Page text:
By Paul Majendie
LONDON (Reuters) - Enough
The Simplified Spelling Society (SSS) is celebrating
its 99th birthday by launching a new campaign to make it easier to read
and write English.
It may be the world's most universal language but linguistic experts say
it has failed to adapt for the last 500 years and now half the globe's
English speakers have difficulty spelling.
With texts and e-mails revolutionising the way we communicate, SSS secretary
John Gledhill says the time is ripe for phonetic reform and spelling simplification.
"Texts cut away the complications and take away the stigma of not
being able to use an obsolete spelling," Gledhill told Reuters in
TIME FOR CHANGE
The SSS message is simple: "You can change the spelling without spoiling
the language. People are scared of change and don't realise it is normal
European children learn to read and write far quicker than the British,
he said. Italians take just two years while the British can struggle for
up to 12 years.
He said 40 million American adults are functionally illiterate -- for
everyday purposes, they are not able to read and write.
Gledhill, who has a PhD in the history of Dutch consonantal spelling from
1100-1970, said the Netherlands updated spelling to keep pace with pronunciation.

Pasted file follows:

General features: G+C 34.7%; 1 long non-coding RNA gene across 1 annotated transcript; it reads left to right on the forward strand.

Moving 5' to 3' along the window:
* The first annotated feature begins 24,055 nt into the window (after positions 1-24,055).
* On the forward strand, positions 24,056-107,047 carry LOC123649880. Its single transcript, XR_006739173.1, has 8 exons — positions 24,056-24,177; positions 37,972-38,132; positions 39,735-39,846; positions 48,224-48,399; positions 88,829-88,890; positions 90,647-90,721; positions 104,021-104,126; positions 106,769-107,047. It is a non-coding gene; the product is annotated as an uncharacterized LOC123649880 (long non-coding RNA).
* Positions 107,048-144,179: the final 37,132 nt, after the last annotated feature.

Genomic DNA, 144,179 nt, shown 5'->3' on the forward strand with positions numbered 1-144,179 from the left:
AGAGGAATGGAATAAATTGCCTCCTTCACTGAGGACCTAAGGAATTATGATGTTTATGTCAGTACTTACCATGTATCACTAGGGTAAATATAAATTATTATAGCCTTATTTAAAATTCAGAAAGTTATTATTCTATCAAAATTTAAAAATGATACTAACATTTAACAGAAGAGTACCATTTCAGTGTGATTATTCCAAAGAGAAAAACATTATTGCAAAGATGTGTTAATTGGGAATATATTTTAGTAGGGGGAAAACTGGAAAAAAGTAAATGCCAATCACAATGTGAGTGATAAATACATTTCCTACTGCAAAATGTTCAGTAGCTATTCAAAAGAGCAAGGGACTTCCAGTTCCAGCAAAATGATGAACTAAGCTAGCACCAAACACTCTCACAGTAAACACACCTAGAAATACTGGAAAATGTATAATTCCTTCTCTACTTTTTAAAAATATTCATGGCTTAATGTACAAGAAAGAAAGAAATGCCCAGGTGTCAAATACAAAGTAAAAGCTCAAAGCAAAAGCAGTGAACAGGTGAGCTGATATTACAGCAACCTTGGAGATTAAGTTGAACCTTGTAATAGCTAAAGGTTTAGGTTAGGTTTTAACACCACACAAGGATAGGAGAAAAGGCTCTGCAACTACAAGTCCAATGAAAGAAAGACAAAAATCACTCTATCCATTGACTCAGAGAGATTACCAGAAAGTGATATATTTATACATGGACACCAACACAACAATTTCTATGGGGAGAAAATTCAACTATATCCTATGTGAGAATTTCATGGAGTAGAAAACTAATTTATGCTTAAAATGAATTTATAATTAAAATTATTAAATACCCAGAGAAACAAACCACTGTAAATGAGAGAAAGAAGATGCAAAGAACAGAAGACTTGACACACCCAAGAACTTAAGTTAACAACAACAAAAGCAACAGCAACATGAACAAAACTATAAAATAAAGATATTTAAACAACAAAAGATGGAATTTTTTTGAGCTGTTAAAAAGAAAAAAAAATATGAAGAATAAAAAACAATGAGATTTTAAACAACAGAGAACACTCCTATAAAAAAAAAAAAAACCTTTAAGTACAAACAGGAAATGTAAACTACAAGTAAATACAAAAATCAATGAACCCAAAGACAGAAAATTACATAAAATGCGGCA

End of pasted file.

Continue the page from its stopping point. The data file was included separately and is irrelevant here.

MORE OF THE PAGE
"English is about the only language, apart from French, on the world
stage that hasn't updated its spelling for 500 years. That is why it is
in rather a mess," he said.
Gledhill sees phonetics as the key to improving literacy and spelling.
He complained that almost 4,000 English spellings make no sense. If head,
said and friend were simplified down to 'hed' and 'sed' and 'frend' then
kids would learn quicker.
But teachers begged to differ.
"Language has to be fit for purpose. The discipline of spelling is
important. Children should learn to judge when formal and informal language
is required," said John Dunford of the Association of School and
"Text message spelling may be appropriate for text messages. It certainly
isn't appropriate for filling out an application form. Children should
learn how to punctuate and spell properly."
HISTORY OF THE SSS
The Simplified Spelling Society boasted 35,000 members in its 20th Century
heyday. U.S. President Theodore Roosevelt was one of its most prominent
In Britain, where illiteracy is estimated to cost the economy 10 billion
pounds a year, parliamentarians sought to tackle the problem by legislation.
But enthusiasm waned.
"We are not sure why there was such a huge interest after the First
World War. Maybe people thought it was a brand new world after the war
to end all wars," Gledhill said.
Membership worldwide has now shrunk to 500 for the London-based society
but Gledhill insists change is more urgent than ever.
"Spanish is easier to read and write and could challenge the dominance
of English. The English language itself is in very good health. We just
want it to be written down in a way that is readable and writeable."
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